Customer Review

Reviewed in the United States on October 15, 2019
I'm just not sure what to think about this book.

On the one hand, it may have been an accurate snapshot of Northern Ireland and rural medicine in the 1950s. (Who alive can remember it taking one week for a thyroid test to come back? Who can remember a time when Great Britain used Shillings, farthing, and crowns as currency units? Or the times when doctors made house calls?)

On the other hand, I wonder if it was something of an "adaptation." (The author actually lives in British Columbia, where he has lived since 1970. The book was published 37 years after he left Northern Ireland.)

A look at his biography shows that he would have been 29 years old when he left Ireland and moved to Canada.

And that is the danger that one runs with books that are about times and places that are so far away-- in some cases these books have no basis in reality, and depict an idealized society that someone wanted it to be--or an irredeemably spoiled one that someone wanted to castigate

One thing that makes me extremely suspicious is on page 201, where they refer to a bunch of "eejits in pointed hoods" who were meant to remind the blacks that "they are second-class citizens."

2 problems with this are:

1. How would people in an Irish Countryside even know anything about black people in the United States?

2. Irish people were and are notorious for despising black people. Both in Ireland, and in the United States.

If they knew that they were some other people who hated black people, whose side would they likely have been on?

The sanctimonious tone of the protagonist seems a bit..... unlikely.

There is a very rich vocabulary (including lots of Ulster-Irish dialect) that is straddling the fine line between being expository and being annoying (i.e.--consulting a dictionary every other page).

1. Beagles gowl
2. Sou'wester
3. Chivvy
4. Spavined
5. Kismet
6. Slainte mHath
7. Bashtoon
8. Ecce galvinus. Homo plumbum oscillandat.
9. Caubeen
10. Hackle
11. Laird
12. Ormolu
13. Blarney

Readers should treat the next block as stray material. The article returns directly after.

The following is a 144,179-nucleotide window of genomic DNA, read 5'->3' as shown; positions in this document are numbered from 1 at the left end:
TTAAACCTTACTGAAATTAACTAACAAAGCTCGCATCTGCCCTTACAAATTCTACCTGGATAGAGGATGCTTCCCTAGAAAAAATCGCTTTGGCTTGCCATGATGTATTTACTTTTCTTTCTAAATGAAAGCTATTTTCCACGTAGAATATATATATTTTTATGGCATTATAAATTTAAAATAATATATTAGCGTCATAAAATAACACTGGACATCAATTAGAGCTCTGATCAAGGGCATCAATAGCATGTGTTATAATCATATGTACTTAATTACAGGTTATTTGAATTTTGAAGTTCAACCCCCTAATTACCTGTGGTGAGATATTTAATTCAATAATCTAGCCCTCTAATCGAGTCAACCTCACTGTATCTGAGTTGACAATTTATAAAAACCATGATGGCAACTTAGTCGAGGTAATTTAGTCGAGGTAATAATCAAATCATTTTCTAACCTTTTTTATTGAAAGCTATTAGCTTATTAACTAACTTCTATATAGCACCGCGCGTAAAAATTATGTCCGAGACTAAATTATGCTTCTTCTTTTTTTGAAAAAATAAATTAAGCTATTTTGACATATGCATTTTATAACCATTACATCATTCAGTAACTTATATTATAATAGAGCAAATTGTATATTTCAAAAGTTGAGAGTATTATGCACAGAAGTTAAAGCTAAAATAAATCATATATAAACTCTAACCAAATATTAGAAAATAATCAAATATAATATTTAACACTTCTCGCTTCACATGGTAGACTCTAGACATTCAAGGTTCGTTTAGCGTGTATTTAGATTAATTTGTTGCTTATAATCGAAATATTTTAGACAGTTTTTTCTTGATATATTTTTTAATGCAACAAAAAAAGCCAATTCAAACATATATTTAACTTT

14. Rhinophyma
15. Almoner
16. Caper
17. Gobshite
18. Dottle
19. Antimacassar
20. Hooley
21. Liltie
22. Fey
23. Barmbrack
24. Druishin
25. Crubins
26. Perambulator
27. Mooncalf
28. Felipe
29. Basilisk

(There is, in fact, an excellent glossary at the end of the book--as well as several recipes, one of which I have already successfully tried.)

I have questions about for whom the book was written, and the plausibility of the characters. (Elderly white ladies? Irish history dilettantes? Expatriate Irish?)

1. Men in real life don't behave in the soppy way that the junior doctor does with respect to relationships with women. They also don't notice things like "somebody putting red seems down the outside legs of sky blue trousers." (p.214)

2. Has anybody ever heard of somebody that lived in a car for 20 years because they refuse to get their roof fixed?

There are some pretty decent philosophical questions that are asked within the narrative presented within this fiction.

1. How much of illness/ treatment is psychosomatic? How do doctors deal with hypochondriacs?

2. Where does the doctor draw the line as to how useful he can be in a particular case?

3. How does a doctor rationalize it to himself when the inevitable mistakes occur?

Verdict: recommended at the price of a couple of dollars. This is about three afternoons worth of reading time, and it's a not unpleasant respite from more difficult books.
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